I’m Not There – FELIX, Victor

I usually take notes as I watch our films in class, but since the screening of I’m Not There was our last I thought it might be decent to try something new and to just sit and enjoy the film. It is all together different when you immerse yourself in the film as opposed to analyzing it. True enough, keeping my mind blank was a good way to approach the film.

If the opening credits didn’t mention that this was a film about Bob Dylan, I might have mistaken the film to be just about the era of the 50’s and the 60’s, specifically about the emergence of folk. I might have found a bit of connections between the six stories, but nothing completely tangible or significant. Since, however, it was mentioned, I had to do a bit of thinking. I know Bob Dylan from a few of his songs, like “The Times are a-Changing”, “Blowin’ in the Wind”, and “Like a Rolling Stone” (my personal favorite), and that he had a radical stance when it came to politics of the 60’s, but that was about it.

Approaching the film as a biographical piece of work might be too ambitious, since I know nothing about the man. But if I see the six stories as a fictionalized portion of his life, then it meshes together quite nicely. My favorite of the six would have to be that of Jude Quinn and Billy the Kid. Much like Christoph Waltz in Inglorious Basterds, Cate Blanchett stole the show and made the movie for me. Her acting was spot on and extremely believable. If I didn’t know that she starred in the film I might have never recognized her. True enough, she received a cabinet-full of awards for her role as supporting actress. Billy’s story, on the other hand, afforded satisfaction because it excellently portrayed the beauty of America’s countryside, not to mention that his particular segment makes the story go full circle (I’ve always enjoyed books or films which do this). When Billy picks up the guitar of Woody Guthrie and dusts it off, and then his monologue about freedom starts, the ending just unfolds itself.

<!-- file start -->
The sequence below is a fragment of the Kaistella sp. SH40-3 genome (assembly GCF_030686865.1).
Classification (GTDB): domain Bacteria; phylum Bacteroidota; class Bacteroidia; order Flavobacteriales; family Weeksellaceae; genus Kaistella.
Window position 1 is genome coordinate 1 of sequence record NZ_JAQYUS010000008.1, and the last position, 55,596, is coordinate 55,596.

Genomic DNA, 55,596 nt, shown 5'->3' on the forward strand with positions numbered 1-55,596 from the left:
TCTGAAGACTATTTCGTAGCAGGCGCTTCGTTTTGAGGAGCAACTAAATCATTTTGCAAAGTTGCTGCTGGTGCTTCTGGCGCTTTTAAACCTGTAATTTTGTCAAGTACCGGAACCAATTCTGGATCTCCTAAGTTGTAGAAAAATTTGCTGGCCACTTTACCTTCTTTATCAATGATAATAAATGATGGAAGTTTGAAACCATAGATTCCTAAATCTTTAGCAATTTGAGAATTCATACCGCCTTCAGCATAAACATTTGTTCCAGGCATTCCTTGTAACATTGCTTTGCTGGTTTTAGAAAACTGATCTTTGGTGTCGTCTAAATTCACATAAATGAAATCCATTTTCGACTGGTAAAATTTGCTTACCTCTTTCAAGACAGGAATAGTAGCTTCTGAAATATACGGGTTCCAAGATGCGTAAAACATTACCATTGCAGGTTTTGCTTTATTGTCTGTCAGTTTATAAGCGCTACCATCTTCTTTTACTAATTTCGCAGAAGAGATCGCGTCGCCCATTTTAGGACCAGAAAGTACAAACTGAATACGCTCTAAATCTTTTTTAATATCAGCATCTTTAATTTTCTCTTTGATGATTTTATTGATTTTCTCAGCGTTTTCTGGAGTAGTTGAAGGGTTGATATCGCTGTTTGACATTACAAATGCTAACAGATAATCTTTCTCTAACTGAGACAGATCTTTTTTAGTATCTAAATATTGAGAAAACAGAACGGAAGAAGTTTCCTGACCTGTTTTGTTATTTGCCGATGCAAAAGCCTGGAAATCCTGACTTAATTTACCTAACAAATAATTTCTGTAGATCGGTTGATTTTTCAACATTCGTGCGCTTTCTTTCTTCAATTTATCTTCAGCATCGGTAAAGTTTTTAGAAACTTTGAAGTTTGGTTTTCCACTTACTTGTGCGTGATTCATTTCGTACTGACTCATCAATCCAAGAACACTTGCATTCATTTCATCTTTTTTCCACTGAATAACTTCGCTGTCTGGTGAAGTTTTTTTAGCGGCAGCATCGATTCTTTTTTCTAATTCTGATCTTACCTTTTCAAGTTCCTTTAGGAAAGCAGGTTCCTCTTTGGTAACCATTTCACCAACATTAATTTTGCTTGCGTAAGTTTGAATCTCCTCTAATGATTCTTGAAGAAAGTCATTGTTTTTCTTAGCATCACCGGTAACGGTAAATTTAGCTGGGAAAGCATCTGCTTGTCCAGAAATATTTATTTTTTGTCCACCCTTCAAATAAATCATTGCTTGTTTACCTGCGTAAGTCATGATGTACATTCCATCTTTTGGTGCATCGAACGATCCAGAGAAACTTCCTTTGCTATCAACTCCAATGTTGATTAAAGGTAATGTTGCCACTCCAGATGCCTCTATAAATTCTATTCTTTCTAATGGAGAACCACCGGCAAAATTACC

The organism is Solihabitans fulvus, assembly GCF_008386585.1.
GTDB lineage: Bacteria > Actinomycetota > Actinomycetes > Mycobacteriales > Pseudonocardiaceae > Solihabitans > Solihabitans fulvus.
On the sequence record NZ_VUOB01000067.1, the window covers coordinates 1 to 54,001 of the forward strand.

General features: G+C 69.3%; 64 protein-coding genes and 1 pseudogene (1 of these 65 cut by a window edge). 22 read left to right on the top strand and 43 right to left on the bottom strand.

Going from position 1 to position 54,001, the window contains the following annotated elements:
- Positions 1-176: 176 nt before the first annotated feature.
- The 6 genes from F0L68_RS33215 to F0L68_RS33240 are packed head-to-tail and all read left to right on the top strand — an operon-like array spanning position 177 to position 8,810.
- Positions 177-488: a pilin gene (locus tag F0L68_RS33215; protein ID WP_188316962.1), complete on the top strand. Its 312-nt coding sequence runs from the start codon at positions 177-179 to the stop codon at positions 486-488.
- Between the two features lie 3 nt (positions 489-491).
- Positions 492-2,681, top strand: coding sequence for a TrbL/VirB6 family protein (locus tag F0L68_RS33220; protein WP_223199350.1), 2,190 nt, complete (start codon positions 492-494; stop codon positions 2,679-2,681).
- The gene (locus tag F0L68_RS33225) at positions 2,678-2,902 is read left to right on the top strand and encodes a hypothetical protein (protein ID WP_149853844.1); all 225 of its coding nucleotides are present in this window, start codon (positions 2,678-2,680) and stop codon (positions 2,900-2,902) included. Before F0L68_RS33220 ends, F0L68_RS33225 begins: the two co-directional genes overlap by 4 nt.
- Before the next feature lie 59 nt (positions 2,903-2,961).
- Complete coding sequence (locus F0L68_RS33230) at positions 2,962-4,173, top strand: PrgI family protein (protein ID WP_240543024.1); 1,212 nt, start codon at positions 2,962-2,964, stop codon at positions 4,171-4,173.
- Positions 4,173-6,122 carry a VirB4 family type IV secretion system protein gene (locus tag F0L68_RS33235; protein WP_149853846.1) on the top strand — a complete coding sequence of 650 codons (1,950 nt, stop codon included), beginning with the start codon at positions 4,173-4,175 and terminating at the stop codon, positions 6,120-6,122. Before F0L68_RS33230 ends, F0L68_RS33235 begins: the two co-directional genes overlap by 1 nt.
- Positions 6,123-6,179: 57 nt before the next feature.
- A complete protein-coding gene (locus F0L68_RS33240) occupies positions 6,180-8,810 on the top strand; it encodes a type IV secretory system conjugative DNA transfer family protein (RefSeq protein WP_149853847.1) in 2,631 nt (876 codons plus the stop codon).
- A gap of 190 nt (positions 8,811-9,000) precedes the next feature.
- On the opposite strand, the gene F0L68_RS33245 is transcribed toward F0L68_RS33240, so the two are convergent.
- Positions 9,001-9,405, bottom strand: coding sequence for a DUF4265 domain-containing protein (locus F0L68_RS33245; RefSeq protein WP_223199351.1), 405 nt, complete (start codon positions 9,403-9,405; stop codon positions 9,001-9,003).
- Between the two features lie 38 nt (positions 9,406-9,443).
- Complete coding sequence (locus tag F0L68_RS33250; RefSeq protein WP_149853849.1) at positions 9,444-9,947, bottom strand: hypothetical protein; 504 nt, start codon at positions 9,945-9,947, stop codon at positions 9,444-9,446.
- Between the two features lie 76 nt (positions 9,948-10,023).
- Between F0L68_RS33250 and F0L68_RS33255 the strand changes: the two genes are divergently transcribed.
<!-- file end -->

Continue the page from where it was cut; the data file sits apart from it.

What I enjoyed most about the film was its soundtrack. I really find the sound of folk to be the most mellow, more so than lounge, ambient electronic, or even classical. For the most part of the film, the characters are seen to be in some form of hardship or infringement, but the presence of folk music in the background just diffuses warmth and optimism. It resonates well into the soul, much like how jazz would. The soundtrack also aided in the story of Jack Rollins, in that you could really sense the budding of folk while you hear and see it.

More than just folk music, the film talks about the pursuit of freedom. As mentioned, the characters act is if they are continuously avoiding something, or are dreading something. This is shown literally when we see that Woody and Billy are on the run from authorities. The fact that the characters implicitly depicting the life of Bob Dylan are continuously changing reflect the very process in which Bob Dylan tried to achieve his own freedom: continuously evolving and never stagnant. With no ties to a typical form of identity, one can attain a sense of weightlessness and space. Folk is directly related to this, since it is anti-establishment and more of a grassroots movement.

The film doesn’t get into the specifics of Bob Dylan’s life, but it does offer a relatively good idea of how his life was lived at the time of his efflorescence. The man was revolutionary and he sparked a generation of youngsters into realizing the evils of industrialism and consumerist culture. Ultimately, folk is an expression of the life of people living in a community. They simply coexist seamlessly, not a care in the world about profit, or commodity, or war efforts, or pop culture. Dylan believed that going back to one’s roots is the key to self-actualization, and by going full circle the film shows this perfectly. All in all, the film was a refreshing dose of conventional cinema after all of the avant-garde works we’ve been seeing. It referenced a lot of the earlier films we’ve seen and so I think it was a good way to tie up the whole class. The song played in the credits was just the cherry on top.


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